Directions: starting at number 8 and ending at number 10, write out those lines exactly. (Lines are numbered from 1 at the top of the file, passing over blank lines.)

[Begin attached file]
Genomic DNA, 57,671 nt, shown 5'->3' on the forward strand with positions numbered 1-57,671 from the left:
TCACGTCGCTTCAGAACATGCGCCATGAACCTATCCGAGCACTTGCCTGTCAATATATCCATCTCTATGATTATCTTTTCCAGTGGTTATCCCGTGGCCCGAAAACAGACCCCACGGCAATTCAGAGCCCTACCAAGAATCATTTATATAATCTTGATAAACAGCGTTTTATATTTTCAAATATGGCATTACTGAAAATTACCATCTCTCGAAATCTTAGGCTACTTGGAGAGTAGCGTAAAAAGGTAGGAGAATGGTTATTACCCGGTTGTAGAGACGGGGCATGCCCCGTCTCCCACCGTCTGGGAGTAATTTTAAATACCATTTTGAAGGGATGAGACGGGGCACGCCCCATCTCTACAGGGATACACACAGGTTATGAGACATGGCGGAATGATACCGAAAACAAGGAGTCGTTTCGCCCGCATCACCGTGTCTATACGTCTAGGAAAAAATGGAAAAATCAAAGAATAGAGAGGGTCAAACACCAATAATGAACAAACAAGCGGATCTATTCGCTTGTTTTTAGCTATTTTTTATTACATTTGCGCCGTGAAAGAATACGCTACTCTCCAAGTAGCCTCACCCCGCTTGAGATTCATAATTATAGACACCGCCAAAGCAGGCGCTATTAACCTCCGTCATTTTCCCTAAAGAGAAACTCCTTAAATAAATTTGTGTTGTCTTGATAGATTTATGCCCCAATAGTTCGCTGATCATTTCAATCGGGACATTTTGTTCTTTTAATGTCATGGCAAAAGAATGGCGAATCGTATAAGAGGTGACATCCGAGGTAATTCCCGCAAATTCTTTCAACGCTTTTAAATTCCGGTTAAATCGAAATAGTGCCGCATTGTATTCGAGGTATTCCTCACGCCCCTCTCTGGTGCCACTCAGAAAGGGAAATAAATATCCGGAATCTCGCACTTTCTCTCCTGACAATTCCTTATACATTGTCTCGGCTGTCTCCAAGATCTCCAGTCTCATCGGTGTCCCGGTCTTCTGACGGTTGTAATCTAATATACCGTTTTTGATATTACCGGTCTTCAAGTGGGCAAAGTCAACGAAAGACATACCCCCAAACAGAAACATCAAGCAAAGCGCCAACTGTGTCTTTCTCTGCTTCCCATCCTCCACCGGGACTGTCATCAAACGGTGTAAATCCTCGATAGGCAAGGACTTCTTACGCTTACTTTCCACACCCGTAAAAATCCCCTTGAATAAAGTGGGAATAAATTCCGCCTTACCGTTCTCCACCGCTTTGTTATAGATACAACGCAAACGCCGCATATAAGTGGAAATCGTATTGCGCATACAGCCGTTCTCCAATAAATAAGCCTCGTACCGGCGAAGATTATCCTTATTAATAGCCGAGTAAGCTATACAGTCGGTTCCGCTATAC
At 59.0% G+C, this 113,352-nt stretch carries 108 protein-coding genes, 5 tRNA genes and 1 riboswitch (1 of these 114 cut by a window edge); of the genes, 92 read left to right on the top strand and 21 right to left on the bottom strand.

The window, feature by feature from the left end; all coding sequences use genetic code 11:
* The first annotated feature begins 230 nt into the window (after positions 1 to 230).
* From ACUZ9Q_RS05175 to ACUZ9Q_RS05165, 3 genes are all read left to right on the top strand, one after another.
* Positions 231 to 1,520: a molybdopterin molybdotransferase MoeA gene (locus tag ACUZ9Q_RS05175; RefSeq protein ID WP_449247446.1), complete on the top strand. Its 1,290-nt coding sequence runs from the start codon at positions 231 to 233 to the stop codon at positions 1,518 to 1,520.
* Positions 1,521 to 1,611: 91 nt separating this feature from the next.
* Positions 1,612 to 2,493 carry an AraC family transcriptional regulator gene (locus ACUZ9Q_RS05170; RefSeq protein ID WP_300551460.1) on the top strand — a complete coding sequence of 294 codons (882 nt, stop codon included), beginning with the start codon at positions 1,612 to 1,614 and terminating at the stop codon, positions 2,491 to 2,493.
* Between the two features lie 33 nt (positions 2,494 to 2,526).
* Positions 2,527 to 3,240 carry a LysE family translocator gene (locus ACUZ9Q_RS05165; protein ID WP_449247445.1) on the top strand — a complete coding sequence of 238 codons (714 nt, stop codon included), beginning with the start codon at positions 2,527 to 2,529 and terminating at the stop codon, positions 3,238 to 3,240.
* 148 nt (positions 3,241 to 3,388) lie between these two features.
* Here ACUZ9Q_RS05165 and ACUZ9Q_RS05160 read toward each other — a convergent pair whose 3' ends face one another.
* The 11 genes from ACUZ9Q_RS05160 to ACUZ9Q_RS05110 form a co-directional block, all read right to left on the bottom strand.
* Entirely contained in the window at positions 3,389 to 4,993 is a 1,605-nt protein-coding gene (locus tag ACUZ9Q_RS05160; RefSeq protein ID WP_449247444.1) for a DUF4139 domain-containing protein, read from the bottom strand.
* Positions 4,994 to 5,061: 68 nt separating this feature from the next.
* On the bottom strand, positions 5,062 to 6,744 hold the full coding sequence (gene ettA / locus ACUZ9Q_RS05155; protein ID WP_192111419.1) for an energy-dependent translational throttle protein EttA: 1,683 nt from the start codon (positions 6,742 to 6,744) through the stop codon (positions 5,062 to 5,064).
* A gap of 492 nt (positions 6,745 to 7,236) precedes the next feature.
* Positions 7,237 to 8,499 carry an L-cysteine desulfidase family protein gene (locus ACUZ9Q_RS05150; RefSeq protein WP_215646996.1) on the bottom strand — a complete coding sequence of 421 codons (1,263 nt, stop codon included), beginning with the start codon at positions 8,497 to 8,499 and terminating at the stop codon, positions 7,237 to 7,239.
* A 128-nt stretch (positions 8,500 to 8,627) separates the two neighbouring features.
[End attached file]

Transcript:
* Positions 1,521 to 1,611: 91 nt separating this feature from the next.
* Positions 1,612 to 2,493 carry an AraC family transcriptional regulator gene (locus ACUZ9Q_RS05170; RefSeq protein ID WP_300551460.1) on the top strand — a complete coding sequence of 294 codons (882 nt, stop codon included), beginning with the start codon at positions 1,612 to 1,614 and terminating at the stop codon, positions 2,491 to 2,493.
* Between the two features lie 33 nt (positions 2,494 to 2,526).